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On election eve, Marco Rubio says he's no star

The day before his expected U.S. Senate victory, Republican Marco Rubio tried to play down his status as a national star leading a GOP wave of support into Tuesday’s election.

"This morning, I had to take out the trash because the truck was coming," he said at a Hialeah Republican campaign office Monday afternoon. "So nothing has changed at home."

Rubio said he was unaware that his photo graces the cover of Time magazine –- "Was that a jinx? Not like Sports Illustrated, is it?" -– and scoffed at the concept of political celebrities. "I don’t think there are stars in politics," he said. "American politics is not like that. American politics is about regular people."

But the scene only cemented Rubio’s standing as his party’s golden boy, with a crush of television crews and reporters mobbing him as he was greeted with applause by a couple dozen volunteers in an office festooned with a banner reading, "Hialeah is Marco Country."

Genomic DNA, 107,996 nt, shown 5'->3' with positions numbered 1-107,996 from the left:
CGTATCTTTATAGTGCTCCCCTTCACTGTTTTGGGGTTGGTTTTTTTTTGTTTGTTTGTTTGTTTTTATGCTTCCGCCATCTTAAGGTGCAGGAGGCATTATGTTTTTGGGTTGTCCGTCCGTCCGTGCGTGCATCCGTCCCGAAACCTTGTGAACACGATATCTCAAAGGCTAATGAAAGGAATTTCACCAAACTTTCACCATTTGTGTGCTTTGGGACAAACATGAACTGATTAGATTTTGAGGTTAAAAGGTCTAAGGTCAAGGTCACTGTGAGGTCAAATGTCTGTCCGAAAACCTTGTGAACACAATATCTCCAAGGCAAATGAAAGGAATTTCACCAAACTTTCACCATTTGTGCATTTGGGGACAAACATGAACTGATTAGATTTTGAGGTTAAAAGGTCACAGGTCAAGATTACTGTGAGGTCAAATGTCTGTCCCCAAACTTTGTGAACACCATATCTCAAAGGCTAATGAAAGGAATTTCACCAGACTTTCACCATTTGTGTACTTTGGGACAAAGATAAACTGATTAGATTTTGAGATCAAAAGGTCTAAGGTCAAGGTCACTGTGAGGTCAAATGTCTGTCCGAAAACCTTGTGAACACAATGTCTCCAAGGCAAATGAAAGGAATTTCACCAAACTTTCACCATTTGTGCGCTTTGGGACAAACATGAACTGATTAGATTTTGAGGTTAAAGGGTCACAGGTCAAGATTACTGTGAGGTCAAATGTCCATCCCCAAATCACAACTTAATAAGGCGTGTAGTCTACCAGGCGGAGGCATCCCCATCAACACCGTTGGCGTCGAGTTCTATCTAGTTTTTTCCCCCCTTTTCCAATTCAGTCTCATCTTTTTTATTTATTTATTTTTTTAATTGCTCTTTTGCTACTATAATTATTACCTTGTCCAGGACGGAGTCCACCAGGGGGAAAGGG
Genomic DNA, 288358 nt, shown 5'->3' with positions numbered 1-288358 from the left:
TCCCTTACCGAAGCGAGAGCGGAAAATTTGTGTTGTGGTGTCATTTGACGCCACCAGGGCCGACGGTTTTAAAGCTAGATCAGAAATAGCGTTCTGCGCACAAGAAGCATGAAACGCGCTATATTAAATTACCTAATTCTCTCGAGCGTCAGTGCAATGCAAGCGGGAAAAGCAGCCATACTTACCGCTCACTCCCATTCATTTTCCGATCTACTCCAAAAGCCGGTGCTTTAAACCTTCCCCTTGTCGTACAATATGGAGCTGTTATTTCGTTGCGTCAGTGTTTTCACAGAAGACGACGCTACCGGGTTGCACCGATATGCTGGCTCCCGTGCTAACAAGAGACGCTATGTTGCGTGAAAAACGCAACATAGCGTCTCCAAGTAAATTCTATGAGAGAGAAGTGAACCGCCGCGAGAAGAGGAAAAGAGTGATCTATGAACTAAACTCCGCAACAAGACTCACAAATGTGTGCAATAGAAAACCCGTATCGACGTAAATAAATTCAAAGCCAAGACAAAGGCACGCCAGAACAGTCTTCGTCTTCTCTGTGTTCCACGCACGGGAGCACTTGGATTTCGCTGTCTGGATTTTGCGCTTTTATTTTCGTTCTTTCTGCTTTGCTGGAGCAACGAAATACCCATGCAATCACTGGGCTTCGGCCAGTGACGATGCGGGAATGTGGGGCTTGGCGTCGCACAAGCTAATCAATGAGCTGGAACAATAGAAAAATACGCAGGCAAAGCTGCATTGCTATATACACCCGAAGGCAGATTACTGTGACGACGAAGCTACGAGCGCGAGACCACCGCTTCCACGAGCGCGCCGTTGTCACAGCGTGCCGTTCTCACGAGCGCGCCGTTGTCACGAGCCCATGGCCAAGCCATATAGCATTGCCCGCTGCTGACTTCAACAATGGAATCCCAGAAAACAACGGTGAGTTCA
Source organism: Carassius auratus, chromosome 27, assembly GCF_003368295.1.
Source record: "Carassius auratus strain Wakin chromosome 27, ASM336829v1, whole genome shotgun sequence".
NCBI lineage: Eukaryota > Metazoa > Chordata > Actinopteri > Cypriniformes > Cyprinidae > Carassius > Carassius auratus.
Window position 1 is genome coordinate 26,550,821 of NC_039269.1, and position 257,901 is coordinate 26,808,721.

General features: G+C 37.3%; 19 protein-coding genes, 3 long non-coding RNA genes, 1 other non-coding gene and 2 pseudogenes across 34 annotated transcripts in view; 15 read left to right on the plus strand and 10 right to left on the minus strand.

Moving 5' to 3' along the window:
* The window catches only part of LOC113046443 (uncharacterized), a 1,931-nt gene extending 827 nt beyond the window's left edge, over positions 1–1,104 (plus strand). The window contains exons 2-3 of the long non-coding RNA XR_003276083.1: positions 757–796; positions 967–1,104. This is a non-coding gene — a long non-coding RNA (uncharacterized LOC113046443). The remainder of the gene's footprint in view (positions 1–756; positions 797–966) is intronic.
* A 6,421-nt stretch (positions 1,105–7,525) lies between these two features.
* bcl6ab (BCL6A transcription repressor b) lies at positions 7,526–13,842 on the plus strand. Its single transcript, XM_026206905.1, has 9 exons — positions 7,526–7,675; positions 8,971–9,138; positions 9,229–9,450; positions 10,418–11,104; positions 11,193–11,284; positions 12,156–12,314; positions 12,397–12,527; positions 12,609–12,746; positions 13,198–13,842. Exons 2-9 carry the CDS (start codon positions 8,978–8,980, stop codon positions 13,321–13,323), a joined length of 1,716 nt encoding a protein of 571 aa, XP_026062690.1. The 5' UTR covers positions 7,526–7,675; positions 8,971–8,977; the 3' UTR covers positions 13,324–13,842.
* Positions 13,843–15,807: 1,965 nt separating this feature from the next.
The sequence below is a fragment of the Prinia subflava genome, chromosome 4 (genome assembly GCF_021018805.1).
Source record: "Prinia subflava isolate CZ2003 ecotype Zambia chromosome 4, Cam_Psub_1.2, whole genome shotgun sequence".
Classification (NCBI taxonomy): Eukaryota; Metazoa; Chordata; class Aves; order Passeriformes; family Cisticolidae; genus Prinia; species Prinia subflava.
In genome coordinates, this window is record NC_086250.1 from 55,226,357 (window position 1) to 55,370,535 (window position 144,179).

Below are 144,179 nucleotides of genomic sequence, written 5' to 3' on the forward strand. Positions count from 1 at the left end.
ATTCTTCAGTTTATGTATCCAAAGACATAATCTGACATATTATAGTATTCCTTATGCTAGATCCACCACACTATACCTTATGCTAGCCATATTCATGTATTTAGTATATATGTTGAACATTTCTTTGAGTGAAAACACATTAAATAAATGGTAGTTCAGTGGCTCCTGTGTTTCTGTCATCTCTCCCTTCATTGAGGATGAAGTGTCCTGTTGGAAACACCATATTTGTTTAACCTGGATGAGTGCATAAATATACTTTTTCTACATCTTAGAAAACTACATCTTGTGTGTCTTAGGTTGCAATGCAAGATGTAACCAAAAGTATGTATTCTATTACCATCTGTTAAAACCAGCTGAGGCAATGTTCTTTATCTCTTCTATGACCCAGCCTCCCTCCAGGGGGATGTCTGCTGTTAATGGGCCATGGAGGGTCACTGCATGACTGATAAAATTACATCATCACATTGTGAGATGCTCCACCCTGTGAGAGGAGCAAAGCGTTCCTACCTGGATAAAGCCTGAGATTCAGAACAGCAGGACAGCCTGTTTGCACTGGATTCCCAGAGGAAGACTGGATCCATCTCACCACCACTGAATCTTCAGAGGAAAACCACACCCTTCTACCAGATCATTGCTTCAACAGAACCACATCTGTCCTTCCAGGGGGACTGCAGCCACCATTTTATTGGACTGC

Rubio drank Cuban coffee prepared by an 83-year-old supporter, posed for photos and said he would likely spend the rest of the day fielding radio and TV interviews. "We’re excited about what we think is going to happen," he said.

"What I’m proudest of in this campaign is that our message today is indistinguishable from the one we launched 21 months ago when I was 35 points down in the polls," he added, saying he was grateful for the early underdog status that forced his campaign to focus on his ideas and message. "I’m glad that’s how we started, and I’m really glad that’s how we’re going to finish it."